Mummy carefully put the red vinegar and red food colouring in the volcano, while the boys took turns in pouring in the sodium bicarbonate using a teaspoon… their faces lit up at every eruption. I lost count of how many we did.

The moral of the story is… children are never too young to enjoy an explosive chemical reaction!!

Duplo + twins = better buildings

Out of all of the toys the boys have, Duplo is the most educational and entertaining by a long way. It is also the most expensive, but in my humble opinion it’s worth every penny.

In the past 2 and half years it has been a pleasure to watch them play with the bright coloured bricks and evolve their level of interest. We went from barely putting two bricks together, to building freely their own creations. In between we saw them building enormous towers and putting together very long trains. They learned the names of many animals through play and definitely all the colours. They loved the “special” pieces, but also valued every single brick. Sometimes only the square red one would do!

This summer we went to a different house for a week of holiday and we couldn’t bring lots of toys, so we brought only a big box of Duplo. It was the perfect choice. Every time they opened the box they invented a new game: robots, trains, chillers (only they know what those really are!) and planes.

The play is occasionaly interrupted by a scream. Someone has stolen an irreplaceable piece… time to intervene! So why an ode to Duplo if it still requires adult intervention?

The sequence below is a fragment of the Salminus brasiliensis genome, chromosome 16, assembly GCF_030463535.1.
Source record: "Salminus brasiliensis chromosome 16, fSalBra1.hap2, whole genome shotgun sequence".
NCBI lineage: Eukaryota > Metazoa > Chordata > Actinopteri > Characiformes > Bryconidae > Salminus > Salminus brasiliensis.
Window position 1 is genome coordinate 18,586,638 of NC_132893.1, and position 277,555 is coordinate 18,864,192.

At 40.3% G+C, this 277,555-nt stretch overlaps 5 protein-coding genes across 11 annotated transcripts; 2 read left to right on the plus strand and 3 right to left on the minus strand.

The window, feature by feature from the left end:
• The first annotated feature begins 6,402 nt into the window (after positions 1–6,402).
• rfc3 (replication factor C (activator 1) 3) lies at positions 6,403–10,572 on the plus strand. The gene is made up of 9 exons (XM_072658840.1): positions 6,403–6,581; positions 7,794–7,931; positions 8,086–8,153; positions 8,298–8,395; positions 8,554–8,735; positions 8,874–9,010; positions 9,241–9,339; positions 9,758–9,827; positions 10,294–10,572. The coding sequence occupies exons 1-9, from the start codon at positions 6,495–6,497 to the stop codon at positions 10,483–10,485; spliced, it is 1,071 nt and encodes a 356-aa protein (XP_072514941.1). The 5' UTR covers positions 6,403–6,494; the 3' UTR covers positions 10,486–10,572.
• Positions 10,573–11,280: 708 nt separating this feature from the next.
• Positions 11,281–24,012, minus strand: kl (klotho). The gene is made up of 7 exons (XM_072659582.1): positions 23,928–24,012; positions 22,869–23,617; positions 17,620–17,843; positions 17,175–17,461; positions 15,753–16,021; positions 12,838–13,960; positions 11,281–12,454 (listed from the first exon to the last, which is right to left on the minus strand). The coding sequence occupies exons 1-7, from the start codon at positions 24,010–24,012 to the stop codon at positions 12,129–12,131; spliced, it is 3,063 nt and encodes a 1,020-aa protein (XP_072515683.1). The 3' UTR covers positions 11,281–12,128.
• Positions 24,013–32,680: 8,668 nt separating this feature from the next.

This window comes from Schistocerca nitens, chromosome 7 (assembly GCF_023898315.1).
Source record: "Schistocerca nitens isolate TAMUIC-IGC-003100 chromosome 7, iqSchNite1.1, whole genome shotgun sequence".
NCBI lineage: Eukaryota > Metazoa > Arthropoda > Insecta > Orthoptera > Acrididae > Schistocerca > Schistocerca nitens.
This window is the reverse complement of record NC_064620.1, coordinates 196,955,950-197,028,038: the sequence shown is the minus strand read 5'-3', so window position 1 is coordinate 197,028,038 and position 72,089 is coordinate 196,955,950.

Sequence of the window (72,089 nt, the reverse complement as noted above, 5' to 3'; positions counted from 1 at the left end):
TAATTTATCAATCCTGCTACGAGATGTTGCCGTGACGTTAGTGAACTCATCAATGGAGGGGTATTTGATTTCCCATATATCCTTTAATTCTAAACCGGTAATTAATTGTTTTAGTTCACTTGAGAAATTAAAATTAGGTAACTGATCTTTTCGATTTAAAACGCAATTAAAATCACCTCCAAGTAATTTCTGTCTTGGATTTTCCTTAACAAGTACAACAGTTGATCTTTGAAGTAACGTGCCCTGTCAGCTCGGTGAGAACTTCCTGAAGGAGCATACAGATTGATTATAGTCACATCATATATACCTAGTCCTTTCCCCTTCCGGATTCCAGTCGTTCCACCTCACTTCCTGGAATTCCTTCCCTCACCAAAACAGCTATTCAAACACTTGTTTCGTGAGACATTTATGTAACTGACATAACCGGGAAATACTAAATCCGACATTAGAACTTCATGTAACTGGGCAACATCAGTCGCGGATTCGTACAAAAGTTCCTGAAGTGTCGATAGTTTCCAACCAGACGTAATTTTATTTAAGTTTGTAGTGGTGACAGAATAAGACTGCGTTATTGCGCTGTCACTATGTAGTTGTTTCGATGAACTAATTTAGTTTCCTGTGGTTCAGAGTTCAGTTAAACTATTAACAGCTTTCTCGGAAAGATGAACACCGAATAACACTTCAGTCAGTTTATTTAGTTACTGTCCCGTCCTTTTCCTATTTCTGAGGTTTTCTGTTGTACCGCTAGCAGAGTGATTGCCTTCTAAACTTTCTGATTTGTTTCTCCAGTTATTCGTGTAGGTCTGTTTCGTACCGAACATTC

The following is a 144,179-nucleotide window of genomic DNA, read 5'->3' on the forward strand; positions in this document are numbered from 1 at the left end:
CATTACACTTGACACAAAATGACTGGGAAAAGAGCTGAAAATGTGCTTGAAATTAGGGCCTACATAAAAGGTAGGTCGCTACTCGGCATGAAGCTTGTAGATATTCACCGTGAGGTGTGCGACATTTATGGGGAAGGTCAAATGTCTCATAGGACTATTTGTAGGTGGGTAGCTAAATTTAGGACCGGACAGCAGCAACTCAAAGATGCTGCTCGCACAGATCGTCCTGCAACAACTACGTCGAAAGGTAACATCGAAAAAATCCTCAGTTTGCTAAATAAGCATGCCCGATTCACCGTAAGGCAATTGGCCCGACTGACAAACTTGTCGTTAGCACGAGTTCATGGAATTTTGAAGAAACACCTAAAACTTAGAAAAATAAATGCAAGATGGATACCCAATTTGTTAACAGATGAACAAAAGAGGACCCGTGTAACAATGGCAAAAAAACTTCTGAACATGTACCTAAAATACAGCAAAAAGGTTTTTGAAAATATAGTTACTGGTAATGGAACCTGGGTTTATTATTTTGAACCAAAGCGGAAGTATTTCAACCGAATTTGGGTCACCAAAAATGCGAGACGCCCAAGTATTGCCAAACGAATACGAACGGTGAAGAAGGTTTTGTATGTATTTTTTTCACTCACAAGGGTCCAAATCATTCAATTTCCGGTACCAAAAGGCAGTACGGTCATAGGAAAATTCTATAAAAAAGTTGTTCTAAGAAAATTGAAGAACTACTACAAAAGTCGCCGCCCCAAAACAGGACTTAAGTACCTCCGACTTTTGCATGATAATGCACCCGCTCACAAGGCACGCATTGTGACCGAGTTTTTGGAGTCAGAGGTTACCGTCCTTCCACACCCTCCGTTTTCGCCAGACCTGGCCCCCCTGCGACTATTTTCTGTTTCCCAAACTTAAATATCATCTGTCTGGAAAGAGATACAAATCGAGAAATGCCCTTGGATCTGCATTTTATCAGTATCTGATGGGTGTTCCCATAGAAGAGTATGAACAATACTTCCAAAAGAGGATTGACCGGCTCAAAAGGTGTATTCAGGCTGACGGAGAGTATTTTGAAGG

Because it is extra special for twins. That’s why! It is fascinating how Duplo fuels the boys’ creativity, but also their twin bond. If one comes up with an idea, the other tries to better it. The competition brings out the best in them (most of the time) and makes their creations more and more evolved. A singleton wouldn’t have the push to change his first built. He might, of course, do it of his own accord, but he wouldn’t feel the need to make it bigger and better every step of the way. Two siblings close in age wouldn’t have the same starting point. Not at this age. The oldest would have a better fine motor skill, a wider experience in building and a more developed creativity; while the youngest would probably copy (and learn). This is all very different for twins!

So although the snatching of pieces is still a problem, it is definitely outweighed by the time they can spend playing with minimal supervision. And after all, isn’t independent playing every mum’s dream?

Thank you Duplo!

The time I realised it was twins…

When a woman is pregnant with a child (or two) her body changes dramatically. Hormones, boobs, bump, more hormones… the body of daddy-to-be is not really affected.

When a woman gives birth to a child, her body is devastated. And after a C-section the effect of the change are indelibly marked on her body by a huge scar. The new daddy is untouched.

So how does a man become a father? Well, I do not know. Maybe it’s like in the movies. The first time he holds his baby… almost by magic.

Becoming a mum, on the other hand, is definitely something that hits you like a lorry while crossing the road. For me and any other mother of twins, the lorry was well over the speed limit when it ran us over! It hit me when I was lying in a hospital bed, several cables attached to both of my arms, half way through a blood transfusion. It was the middle of the night and the student midwife had just took one of the boys away after feeding. She came back with his brother and with a quiet voice she said “time to feed, mummy”. I opened my eyes, barely recognising where I was, and said “I have already fed him”. I closed my eyes determined to go back to sleep. She stopped for a second (probably looking at me puzzled). She smiled a little and pushed the baby into my arms. “You have twins, mummy”.

Oh crap! I do!

Two against one!